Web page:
The first production vehicle to crack 200 mph was the Ferrari F40. The year was 1987; immediately after that Italian stallion’s speedometer registered 201, the race to enter the 300 mph club began. In 2019, amid fervent competition between Koenigsegg, Hennessey and Bugatti, the Chiron Super Sport bested the others by a horseshoed nose, achieving a staggering 304.7 mph. In early 2020, a bevy of new hypercars was announced—several promising at least 300 mph. Then, this year, SSC North America turned a claim into reality, cementing the SSC Tuatara’s spot at number two—at least for now. So, we’re updating our list of the fastest cars in the world and expanding it to show more wheeled lightning. (Three quick editor’s notes: our sole criterion is top speed, our floor for consideration is at least 218 mph and unproven manufacturer claims are denoted.)
Porsche 918 Spyder — 218 MPH
Porsche did some light sandbagging when it claimed the top speed on its 918 model was 214 mph. In 2018, one 918 Spyder was recorded clocking 218.4 mph. Still the fastest production car the Stuttgart marque has produced, the hybrid power train features a naturally aspirated 4.6-liter V-8, good for 599 hp, and twin electric motors that contribute another 282 hp, bringing the sum to 875 hp and a stupendous 944 ft lbs of torque.
Ferrari Enzo — 218 MPH
Only 400 of these carbon-fiber beauts emerged from Maranello, all singing the glorious, throaty song of a naturally aspirated 6.0-liter V-12. With 651 horses lurking in that mill, and a lithe-for-the-time curb weight of 3,000 pounds, the Enzo shredded the quarter-mile in 11 seconds flat, with the ability to continue on to 218 mph, given enough asphalt.
Aston Martin One-77 — 220 MPH
This limited-edition coupe from Aston Martin was capped at 77 units, though after an accident in Asia, only 76 examples remain. Beneath the long hood lies a 7.3-liter V-12 from Cosworth, good for 750 hp and 553 ft lbs of twist. That propels the aluminum-and-carbon-fiber chassis from a dead stop to 60 mph in 3.5 seconds. A series of tests by Aston showed that its steed was capable of 220 mph back in 2009.
Rimac Concept_One — 221 MPH
This gorgeous stunner hails from Croatia, the first road-legal production vehicle to emerge from the brain of Mate Rimac. The fully electric hypercar employs four motors that, in concert, make 1,224 hp and 1,180 ft lbs of torque. Less than 10 examples were produced, including the one that Richard Hammond famously crashed on camera, so when one came up for sale in New York City in September of 2020 for $1.6 million, it was a big deal.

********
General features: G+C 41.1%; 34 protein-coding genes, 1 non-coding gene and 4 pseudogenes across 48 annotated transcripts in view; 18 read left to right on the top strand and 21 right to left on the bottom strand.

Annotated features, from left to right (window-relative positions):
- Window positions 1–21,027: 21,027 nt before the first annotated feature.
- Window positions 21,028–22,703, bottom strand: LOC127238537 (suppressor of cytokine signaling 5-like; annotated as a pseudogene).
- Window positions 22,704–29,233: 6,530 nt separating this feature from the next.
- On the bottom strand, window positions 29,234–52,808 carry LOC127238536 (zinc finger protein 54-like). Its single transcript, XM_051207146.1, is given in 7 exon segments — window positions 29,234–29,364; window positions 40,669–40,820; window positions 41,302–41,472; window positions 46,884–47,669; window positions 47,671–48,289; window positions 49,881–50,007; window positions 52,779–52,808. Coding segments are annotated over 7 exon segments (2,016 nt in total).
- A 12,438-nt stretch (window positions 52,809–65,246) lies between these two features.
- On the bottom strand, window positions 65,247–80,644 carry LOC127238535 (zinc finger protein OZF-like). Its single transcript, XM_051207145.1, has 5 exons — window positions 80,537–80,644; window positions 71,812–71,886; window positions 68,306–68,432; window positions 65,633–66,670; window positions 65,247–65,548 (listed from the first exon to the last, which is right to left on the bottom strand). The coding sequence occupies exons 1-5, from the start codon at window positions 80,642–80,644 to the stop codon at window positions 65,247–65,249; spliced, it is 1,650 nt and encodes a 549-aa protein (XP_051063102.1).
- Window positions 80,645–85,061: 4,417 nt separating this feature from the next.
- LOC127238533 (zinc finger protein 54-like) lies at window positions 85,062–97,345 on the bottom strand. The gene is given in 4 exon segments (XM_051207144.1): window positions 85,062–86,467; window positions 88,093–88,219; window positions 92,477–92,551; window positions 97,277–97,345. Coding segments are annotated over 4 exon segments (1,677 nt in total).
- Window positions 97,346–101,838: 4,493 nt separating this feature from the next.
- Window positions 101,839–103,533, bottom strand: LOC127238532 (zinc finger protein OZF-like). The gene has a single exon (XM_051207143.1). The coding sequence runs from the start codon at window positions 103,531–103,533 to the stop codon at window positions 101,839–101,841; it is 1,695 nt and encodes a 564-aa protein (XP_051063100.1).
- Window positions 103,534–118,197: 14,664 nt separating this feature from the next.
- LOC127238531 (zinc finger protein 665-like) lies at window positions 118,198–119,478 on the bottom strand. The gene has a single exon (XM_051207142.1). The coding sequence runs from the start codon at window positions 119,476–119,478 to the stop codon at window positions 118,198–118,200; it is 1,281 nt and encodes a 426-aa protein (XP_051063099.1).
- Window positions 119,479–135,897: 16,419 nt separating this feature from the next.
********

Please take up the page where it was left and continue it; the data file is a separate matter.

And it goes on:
Pagani Huayra — 238 MPH
The successor to the game-changing Zonda, the Huayra comes from Italian speed master Horacio Pagani and is named after Huayra-tata, a Quechua wind god. Fitting, considering the 720 hp coming from a twin-turbocharged Mercedes-AMG V-12. A seven-speed single-clutch gearbox puts down the power while delivering chunky, whiplash-inducing shifts, allowing you to scream from zero to 60 mph in a mere 2.8 seconds.
Pagani Huayra BC Roadster — 240 MPH (Estimated)
The “BC” in the moniker of this entry is an homage to Benny Caiola, an Italian-born businessman who became a New York real estate titan. Caiola bought the first Zonda off Horatio Pagani himself, subsequently becoming a dear friend. This iteration of the open-top Huayra launched in 2019, after Pagani left the Geneva International Motor Show with five unsolicited deposits for a more aggressive version of the Huayra Roadster. The resulting machine features a new Mercedes-AMG twin-turbo V-12, tweaked to be about seven percent more powerful than the coupe version of the BC. The 791 hp output should be more than ample to rocket the $3.5 million open-top hypercar to 240 mph.
McLaren F1 — 240.1 MPH
The iconic three-seater from McLaren was a revolutionary model from the brilliant mind of designer Gordon Murray. Built in 1993, it was the first carbon-fiber-bodied production car ever built, and featured a 6.1-liter V-12 from BMW that was good for 618 hp and 479 ft lbs of torque. For the then-expensive, now-bargain price of £500,000, you were rewarded with blistering speed: zero to 60 mph in 3.2 seconds and zero to 100 mph required just 6.3 seconds. Simply mental performance figures, especially when you factor in that the engine is naturally aspirated. When it officially set the world speed record back in 1998, the 240.1 mph run remained top dog until 2005, when the Koenigsegg CCR bested it by all of 1 mph.
Saleen S7 Twin Turbo — 248 MPH
Steve Saleen set out to build a Bugatti Veyron challenger, and this street-legal race car was the result. One of the first American mid-engined performance machines ever crafted, the Saleen S7 was 100 percent hand-built. A heavily-tweaked 7.0-liter twin-turbo Ford 351 Windsor Small Block gets bored and stroked, bestowing the handsome coupe with 750 hp.
Koenigsegg CCXR — 249 MPH
The CCXR uses the same 4.7-liter twin-turbo V-8 mill as the CCX, but the Swedish company modded the power plant to run on E85 race gas, which shot the power from 795 hp up into the four-figure range—1,004 hp to be exact. Given the CCXR’s upgraded aerodynamics package and engine, it would be interesting to see how it performs in a proper top-speed run that’s in a straight line and not on a circular track (which is how the aforementioned CCR ran).
Koenigsegg Gemera — 249 MPH (Claimed)
The second hypercar from the Swedish automotive wizards to grace our list is referred to as a “mega GT” by founder Christian von Koenigsegg. That’s because it’s packing 1,700 hp, 2,581 ft lbs of torque and has four seats, each of which was designed to hold an actual human. (Thoughtfully, there’s room for the storage of one carry-on suitcase per passenger.) The sprint to 60 mph is over in 1.9 seconds—faster than you can read this sentence.
Tesla Roadster — 250+ MPH (Claimed)
Elon Musk launched Tesla with a coupe, so this electric Roadster is a fitting return to his roots. Only he’s turned everything up to 11. Tesla claims its 200 kWh battery pack will provide up to 620 miles of range, while a trio of motors will propel the $200,000-plus four-seat supercar to 60 mph in 1.9 seconds. With that quickness, the quarter-mile is in your rearview in just 8.8 seconds.
Aston Martin Valkyrie — 250 MPH (Claimed)
When engineers from Aston Martin and Red Bull Racing put their heads together, the world benefits. The Valkyrie, or AM-RB 001 as it was known in development, is a fantastically wild-looking hypercar. Behind your seat, a 6.5-liter Cosworth V-12 churns out 1,160 hp, more than enough to compress your innards during the 2.3 seconds it takes to hammer to 60 mph. And it has recently been spotted road-testing.